The Kytherian, October 21, 2012
Possession of a property is not only a physical action on a property but also a legal right protected under Greek Real Estate Law. Greek law regulates the possession as “the actual power on a property, exercised by a person who acts as its owner”. It is not necessary for the owner of the property to be physically present at the property to exercise his possession rights, but such right can be exercised through his appointed representative, power of attorney, his tenant or by allowing a third person to cultivate the property, occupy it, store things on/in it etc.
Possession of a property can be contested or disturbed. Such contest or disturbance can be effected by a third person possessing the property, claiming that he is legal possessor or excluding you or your representative in Greece from the usage of your property.
Common acts of contest are the following:
- when a person fences your property to his benefit;
- when someone fences together with his adjacent property a part of yours as well;
- when someone places signs anywhere on your property, naming the property as his;
- if someone seizes your property;
- when someone places locks without allowing you to enter the property;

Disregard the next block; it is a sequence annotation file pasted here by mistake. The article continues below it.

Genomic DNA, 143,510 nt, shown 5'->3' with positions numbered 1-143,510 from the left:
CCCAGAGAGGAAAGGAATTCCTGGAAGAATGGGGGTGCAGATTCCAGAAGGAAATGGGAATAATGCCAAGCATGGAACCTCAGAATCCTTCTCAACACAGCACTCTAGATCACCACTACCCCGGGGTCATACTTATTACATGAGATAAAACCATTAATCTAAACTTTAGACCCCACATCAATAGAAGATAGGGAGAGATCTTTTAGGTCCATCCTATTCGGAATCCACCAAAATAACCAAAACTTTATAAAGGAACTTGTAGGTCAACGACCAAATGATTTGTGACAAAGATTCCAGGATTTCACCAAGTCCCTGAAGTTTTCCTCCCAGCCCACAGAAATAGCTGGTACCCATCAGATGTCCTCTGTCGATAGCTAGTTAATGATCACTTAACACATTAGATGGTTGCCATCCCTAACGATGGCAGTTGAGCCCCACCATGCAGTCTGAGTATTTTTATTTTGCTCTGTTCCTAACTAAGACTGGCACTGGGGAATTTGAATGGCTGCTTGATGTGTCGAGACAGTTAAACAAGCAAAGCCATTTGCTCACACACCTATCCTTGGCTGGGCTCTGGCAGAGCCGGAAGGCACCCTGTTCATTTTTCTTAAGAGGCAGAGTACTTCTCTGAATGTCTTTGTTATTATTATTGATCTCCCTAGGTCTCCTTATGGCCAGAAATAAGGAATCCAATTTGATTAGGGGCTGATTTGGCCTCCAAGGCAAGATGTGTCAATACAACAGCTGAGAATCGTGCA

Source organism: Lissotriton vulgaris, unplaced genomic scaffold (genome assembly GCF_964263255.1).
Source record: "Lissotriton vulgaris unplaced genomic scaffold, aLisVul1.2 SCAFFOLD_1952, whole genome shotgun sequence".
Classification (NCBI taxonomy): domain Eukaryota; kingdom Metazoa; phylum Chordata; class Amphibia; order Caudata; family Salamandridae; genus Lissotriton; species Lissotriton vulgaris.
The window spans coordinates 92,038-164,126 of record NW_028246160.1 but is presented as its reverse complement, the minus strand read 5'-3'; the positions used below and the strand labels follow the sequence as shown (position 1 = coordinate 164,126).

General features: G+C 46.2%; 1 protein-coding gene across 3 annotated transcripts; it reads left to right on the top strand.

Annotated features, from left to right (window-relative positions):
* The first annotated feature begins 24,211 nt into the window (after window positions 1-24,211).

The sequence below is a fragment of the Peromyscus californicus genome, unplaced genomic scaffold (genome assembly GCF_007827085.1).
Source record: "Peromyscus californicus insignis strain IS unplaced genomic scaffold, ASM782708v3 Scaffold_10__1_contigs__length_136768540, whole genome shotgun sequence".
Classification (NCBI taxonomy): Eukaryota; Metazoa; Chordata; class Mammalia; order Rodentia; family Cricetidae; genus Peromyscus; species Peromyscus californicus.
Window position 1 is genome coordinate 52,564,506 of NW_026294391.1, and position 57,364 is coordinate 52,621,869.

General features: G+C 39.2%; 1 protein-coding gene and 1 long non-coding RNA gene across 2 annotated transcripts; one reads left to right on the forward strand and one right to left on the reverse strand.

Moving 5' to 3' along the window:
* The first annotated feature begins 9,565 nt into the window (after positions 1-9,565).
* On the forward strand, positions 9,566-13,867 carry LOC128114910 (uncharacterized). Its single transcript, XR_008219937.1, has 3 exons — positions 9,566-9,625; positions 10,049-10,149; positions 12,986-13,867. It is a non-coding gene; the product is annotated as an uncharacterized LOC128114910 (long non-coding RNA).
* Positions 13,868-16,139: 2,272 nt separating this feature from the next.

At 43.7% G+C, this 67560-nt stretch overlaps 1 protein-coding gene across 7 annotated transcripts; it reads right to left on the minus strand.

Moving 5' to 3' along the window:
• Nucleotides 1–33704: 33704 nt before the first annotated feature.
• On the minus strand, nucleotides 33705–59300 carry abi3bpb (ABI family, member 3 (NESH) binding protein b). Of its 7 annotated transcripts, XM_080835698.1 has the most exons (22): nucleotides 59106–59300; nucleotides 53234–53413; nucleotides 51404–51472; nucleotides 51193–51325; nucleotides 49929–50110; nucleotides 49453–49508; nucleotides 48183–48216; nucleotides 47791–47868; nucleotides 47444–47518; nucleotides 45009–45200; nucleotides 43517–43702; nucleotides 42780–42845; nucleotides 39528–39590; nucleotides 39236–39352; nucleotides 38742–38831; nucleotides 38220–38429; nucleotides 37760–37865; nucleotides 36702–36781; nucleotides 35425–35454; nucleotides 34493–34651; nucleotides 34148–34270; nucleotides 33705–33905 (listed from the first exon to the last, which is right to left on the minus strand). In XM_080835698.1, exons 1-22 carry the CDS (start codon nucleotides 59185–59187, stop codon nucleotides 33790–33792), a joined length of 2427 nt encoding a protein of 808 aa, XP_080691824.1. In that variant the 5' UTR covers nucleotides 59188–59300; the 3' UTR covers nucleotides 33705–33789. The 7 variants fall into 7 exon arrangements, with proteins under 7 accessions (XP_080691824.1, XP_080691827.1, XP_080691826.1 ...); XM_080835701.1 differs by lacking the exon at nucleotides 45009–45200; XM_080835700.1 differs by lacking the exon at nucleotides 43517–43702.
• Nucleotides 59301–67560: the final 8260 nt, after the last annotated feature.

- when the lease agreement has been terminated/expired and the tenant refuses to evacuate the property nor does he pay any rent;
- when the third person proceeds with the cultivation of the property without having an agreement with you;
- if a person collects the crops or does not allow you (or your representative) to collect the crops of your property;
- if a person does not allow you to use the well of your property;
- if the local shepherd passes his sheep through your property;
- if your neighbor parks his car on your lot etc.
The above actions are usual hints, which indicate that someone may contest or disturb your possession rights and is likely to claim adverse possession rights on your property. As we have repeatedly said, this squatter may take lawful ownership on your property after the lapse of 10 or 20 years, without you being able to defend it.
How can the above be countered? A Court lawsuit should be filed at the competent court, requesting the prohibition of the squatter to perform such acts, or even injunction measures before the local Magistrate’s Court for the temporary prohibition. However, there is a short deadline of one year as of the first squatter’s actions in order to pursue the injunction measures.
Our suggestion in order to avoid the costly and lengthy litigation in Greece against the adverse possession is:
- fence it and “keep an eye” on your property; ask a friend or relative to take a photo every year and e mail it to you.
- take care of your legal obligations (Acceptance of Inheritance, E9 etc) and
- if you have a tenant, worker, keeper, farmer, “friend” that is using your property, make sure that you have an agreement in writing.